Yes, exercise will definitely help you sleep. You can look at it in a few different ways. One, exercise can be a great stress relief, and less stress usually means better sleep. Exercise also, quite simply, makes you tired. (Though you don’t want to exercise right before bed because your body doesn’t have enough time to cool down and head into the proper circadian rhythm.) Exercising during the day raises your heart rate and encourages the release of melatonin into the body, keeping your circadian rhythm running smoothly — which all contribute to a restful night of sleep.

And of course, we know exercise is a great way to burn off some calories, which can be helpful if you’re carrying a little extra weight that you don’t want. It doesn’t take much to get your heart rate up and break a sweat. Even a simple walk each day is beneficial for all these factors that contribute to better sleep.

Cut the screens

Ditch your phones, TVs, and tablets before bedtime. Though it’s not a big deal to use your gadgets earlier in the evening, once you get in bed, you should put them away or turn them off. The harsh light makes it harder to sleep, and we all know how addicting it can be to continuously scroll through social media. Put them away when you get in bed and reset your mind for sleep instead.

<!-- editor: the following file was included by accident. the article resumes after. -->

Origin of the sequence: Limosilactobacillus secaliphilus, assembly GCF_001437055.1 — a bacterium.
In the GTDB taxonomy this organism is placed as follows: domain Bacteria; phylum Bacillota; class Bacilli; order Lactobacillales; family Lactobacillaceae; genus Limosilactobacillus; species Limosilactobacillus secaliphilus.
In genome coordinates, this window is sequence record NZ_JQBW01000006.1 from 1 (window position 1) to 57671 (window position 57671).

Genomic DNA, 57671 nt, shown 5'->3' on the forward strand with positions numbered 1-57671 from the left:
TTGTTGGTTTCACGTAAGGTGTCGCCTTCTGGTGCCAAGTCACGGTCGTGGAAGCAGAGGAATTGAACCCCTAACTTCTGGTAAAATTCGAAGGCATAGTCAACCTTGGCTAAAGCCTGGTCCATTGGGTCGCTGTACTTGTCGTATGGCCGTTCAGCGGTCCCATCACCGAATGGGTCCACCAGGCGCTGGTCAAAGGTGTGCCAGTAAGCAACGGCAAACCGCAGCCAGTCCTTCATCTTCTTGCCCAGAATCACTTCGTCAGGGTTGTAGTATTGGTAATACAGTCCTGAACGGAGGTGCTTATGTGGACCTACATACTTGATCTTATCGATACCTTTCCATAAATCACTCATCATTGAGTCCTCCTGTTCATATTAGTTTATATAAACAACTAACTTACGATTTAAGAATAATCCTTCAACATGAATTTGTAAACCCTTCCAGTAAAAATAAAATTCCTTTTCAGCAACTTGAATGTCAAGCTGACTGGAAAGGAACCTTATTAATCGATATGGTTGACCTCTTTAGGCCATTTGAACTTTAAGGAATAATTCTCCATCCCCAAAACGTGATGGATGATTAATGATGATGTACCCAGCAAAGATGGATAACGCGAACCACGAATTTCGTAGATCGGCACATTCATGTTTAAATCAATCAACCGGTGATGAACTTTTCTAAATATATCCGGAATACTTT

Closing

The most important thing you can remember from all of this is that your body got you through a pandemic. So maybe it looks a little different today than it did a year ago. Bodies change all the time, and you have to give yourself a little bit of grace. Though weight fluctuations can affect your lifestyle, including your sleep hygiene, it’s a manageable concern that you can definitely get through. You’re still here, and you’re open to finding ways to make changes. That’s what matters.

Sunday Mass: Obligation Or Opportunity?